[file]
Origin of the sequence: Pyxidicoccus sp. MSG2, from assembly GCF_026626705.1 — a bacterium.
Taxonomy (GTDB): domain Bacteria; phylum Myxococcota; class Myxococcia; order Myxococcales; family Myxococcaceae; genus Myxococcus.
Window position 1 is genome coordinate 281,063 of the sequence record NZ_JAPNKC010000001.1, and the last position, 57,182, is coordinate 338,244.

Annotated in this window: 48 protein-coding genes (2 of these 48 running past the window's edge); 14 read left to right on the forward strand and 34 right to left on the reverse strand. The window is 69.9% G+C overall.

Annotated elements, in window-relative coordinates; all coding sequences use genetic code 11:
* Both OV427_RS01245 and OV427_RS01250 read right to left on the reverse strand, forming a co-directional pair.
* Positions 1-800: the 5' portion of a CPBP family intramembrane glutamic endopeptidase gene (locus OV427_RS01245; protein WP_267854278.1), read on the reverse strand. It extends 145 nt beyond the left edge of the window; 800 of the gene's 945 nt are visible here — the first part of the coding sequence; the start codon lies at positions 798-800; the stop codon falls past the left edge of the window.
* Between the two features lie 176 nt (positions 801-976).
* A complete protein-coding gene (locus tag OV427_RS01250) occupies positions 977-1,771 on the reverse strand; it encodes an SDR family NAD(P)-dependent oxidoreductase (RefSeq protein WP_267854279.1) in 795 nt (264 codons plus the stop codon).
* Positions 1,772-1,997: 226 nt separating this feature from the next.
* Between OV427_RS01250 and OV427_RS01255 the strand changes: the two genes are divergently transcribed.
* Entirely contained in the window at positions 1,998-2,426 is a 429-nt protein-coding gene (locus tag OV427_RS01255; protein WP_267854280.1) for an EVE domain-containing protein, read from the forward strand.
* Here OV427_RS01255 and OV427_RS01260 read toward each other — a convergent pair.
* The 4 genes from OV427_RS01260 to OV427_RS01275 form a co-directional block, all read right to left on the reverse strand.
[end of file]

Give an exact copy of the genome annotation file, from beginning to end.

Origin of the sequence: Pyxidicoccus sp. MSG2, from assembly GCF_026626705.1 — a bacterium.
Taxonomy (GTDB): domain Bacteria; phylum Myxococcota; class Myxococcia; order Myxococcales; family Myxococcaceae; genus Myxococcus.
Window position 1 is genome coordinate 281,063 of the sequence record NZ_JAPNKC010000001.1, and the last position, 57,182, is coordinate 338,244.

Annotated in this window: 48 protein-coding genes (2 of these 48 running past the window's edge); 14 read left to right on the forward strand and 34 right to left on the reverse strand. The window is 69.9% G+C overall.

Annotated elements, in window-relative coordinates; all coding sequences use genetic code 11:
* Both OV427_RS01245 and OV427_RS01250 read right to left on the reverse strand, forming a co-directional pair.
* Positions 1-800: the 5' portion of a CPBP family intramembrane glutamic endopeptidase gene (locus OV427_RS01245; protein WP_267854278.1), read on the reverse strand. It extends 145 nt beyond the left edge of the window; 800 of the gene's 945 nt are visible here — the first part of the coding sequence; the start codon lies at positions 798-800; the stop codon falls past the left edge of the window.
* Between the two features lie 176 nt (positions 801-976).
* A complete protein-coding gene (locus tag OV427_RS01250) occupies positions 977-1,771 on the reverse strand; it encodes an SDR family NAD(P)-dependent oxidoreductase (RefSeq protein WP_267854279.1) in 795 nt (264 codons plus the stop codon).
* Positions 1,772-1,997: 226 nt separating this feature from the next.
* Between OV427_RS01250 and OV427_RS01255 the strand changes: the two genes are divergently transcribed.
* Entirely contained in the window at positions 1,998-2,426 is a 429-nt protein-coding gene (locus tag OV427_RS01255; protein WP_267854280.1) for an EVE domain-containing protein, read from the forward strand.
* Here OV427_RS01255 and OV427_RS01260 read toward each other — a convergent pair.
* The 4 genes from OV427_RS01260 to OV427_RS01275 form a co-directional block, all read right to left on the reverse strand.